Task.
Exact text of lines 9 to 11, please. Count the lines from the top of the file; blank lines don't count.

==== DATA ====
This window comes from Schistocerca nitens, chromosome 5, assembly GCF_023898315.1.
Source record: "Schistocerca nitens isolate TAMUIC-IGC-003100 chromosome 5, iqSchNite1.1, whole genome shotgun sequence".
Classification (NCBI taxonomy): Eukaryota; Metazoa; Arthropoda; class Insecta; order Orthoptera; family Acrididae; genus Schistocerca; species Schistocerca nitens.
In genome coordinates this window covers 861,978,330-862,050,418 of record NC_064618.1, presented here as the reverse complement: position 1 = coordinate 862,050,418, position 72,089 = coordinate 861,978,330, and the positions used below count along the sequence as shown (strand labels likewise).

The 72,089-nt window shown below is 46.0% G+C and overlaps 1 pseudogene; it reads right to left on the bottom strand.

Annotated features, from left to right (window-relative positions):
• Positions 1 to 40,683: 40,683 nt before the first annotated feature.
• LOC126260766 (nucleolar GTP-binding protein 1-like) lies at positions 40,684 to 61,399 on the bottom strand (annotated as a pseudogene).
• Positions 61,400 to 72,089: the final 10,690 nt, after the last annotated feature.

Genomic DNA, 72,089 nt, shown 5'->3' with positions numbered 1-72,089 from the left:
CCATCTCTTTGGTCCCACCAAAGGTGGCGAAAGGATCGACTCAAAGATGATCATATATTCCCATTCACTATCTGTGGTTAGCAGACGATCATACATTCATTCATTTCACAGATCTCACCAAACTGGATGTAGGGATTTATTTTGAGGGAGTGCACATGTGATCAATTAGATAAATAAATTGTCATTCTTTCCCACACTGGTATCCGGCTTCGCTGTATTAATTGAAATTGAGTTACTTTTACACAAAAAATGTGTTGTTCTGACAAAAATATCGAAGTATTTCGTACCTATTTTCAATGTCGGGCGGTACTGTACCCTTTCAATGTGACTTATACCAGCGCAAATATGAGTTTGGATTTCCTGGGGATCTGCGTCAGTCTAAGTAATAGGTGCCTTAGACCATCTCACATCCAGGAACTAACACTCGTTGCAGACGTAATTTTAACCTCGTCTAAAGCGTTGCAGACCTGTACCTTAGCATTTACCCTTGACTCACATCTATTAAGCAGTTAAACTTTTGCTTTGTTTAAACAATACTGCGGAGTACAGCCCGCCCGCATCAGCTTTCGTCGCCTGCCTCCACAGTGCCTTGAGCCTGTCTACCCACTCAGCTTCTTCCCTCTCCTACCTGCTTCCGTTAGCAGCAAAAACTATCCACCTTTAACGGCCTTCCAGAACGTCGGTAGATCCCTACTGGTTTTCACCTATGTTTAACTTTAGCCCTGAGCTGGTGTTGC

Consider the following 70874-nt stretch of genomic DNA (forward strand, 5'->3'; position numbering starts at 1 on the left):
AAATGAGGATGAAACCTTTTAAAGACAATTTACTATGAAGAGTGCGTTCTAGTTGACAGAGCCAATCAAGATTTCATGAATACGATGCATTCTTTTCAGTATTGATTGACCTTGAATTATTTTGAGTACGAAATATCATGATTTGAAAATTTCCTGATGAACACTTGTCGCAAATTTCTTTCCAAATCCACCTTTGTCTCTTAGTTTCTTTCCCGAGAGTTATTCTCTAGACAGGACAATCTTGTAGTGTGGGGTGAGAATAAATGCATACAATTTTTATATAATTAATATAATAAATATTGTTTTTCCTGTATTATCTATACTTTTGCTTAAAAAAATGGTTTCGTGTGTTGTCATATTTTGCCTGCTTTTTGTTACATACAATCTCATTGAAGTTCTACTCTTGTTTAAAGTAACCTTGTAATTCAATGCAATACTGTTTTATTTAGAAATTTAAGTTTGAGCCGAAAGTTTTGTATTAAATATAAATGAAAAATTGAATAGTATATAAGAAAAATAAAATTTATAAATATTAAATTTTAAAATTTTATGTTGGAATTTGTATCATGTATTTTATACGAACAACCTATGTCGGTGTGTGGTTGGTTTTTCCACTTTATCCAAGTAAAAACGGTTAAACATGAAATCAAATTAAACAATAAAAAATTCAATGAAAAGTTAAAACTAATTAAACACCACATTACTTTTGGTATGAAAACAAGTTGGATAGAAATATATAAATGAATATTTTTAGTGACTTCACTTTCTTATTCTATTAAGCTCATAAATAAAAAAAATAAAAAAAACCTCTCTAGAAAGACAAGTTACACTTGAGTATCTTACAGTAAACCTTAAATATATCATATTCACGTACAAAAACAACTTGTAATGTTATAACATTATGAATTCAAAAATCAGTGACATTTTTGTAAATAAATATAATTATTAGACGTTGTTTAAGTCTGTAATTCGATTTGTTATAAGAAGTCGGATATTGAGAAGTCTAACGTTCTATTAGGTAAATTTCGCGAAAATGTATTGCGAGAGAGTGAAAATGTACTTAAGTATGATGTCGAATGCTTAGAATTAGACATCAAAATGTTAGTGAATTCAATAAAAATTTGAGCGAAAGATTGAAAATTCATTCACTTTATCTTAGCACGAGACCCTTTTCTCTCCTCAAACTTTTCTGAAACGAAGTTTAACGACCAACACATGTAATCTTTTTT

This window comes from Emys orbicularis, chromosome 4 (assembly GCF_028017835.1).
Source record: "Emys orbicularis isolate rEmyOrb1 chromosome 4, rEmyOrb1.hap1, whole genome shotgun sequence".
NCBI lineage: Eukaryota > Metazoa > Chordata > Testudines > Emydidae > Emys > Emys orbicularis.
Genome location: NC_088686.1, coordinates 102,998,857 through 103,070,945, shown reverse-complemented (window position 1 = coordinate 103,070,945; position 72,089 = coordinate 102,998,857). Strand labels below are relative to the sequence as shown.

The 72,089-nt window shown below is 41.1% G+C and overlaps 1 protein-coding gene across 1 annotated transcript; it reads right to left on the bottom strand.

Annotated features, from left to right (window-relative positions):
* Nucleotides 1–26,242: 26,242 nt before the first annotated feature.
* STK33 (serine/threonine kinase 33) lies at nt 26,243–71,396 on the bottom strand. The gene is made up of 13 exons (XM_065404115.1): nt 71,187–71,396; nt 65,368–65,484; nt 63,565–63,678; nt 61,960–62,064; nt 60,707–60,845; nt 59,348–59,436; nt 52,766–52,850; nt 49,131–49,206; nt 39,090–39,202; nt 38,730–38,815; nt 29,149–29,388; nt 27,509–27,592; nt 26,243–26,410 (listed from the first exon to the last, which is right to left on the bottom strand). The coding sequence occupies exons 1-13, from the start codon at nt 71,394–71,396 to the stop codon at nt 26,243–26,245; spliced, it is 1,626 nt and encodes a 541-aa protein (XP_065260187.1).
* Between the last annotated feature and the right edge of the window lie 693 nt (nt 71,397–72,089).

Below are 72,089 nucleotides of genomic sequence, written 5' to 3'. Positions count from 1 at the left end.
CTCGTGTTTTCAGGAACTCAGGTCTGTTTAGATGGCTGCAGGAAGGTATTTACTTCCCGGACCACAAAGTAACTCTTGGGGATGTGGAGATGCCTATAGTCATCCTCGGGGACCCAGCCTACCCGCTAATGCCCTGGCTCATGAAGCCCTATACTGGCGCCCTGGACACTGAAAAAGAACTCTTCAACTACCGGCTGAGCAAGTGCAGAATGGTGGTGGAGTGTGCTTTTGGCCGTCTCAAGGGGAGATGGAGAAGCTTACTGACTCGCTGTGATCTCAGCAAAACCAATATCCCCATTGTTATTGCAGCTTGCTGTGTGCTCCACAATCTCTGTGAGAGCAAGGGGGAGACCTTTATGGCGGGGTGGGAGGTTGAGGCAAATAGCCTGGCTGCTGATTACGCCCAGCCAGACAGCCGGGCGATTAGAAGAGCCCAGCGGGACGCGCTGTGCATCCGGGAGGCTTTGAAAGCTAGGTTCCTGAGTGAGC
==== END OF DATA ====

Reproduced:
• Positions 61,400 to 72,089: the final 10,690 nt, after the last annotated feature.

Genomic DNA, 72,089 nt, shown 5'->3' with positions numbered 1-72,089 from the left:
CCATCTCTTTGGTCCCACCAAAGGTGGCGAAAGGATCGACTCAAAGATGATCATATATTCCCATTCACTATCTGTGGTTAGCAGACGATCATACATTCATTCATTTCACAGATCTCACCAAACTGGATGTAGGGATTTATTTTGAGGGAGTGCACATGTGATCAATTAGATAAATAAATTGTCATTCTTTCCCACACTGGTATCCGGCTTCGCTGTATTAATTGAAATTGAGTTACTTTTACACAAAAAATGTGTTGTTCTGACAAAAATATCGAAGTATTTCGTACCTATTTTCAATGTCGGGCGGTACTGTACCCTTTCAATGTGACTTATACCAGCGCAAATATGAGTTTGGATTTCCTGGGGATCTGCGTCAGTCTAAGTAATAGGTGCCTTAGACCATCTCACATCCAGGAACTAACACTCGTTGCAGACGTAATTTTAACCTCGTCTAAAGCGTTGCAGACCTGTACCTTAGCATTTACCCTTGACTCACATCTATTAAGCAGTTAAACTTTTGCTTTGTTTAAACAATACTGCGGAGTACAGCCCGCCCGCATCAGCTTTCGTCGCCTGCCTCCACAGTGCCTTGAGCCTGTCTACCCACTCAGCTTCTTCCCTCTCCTACCTGCTTCCGTTAGCAGCAAAAACTATCCACCTTTAACGGCCTTCCAGAACGTCGGTAGATCCCTACTGGTTTTCACCTATGTTTAACTTTAGCCCTGAGCTGGTGTTGC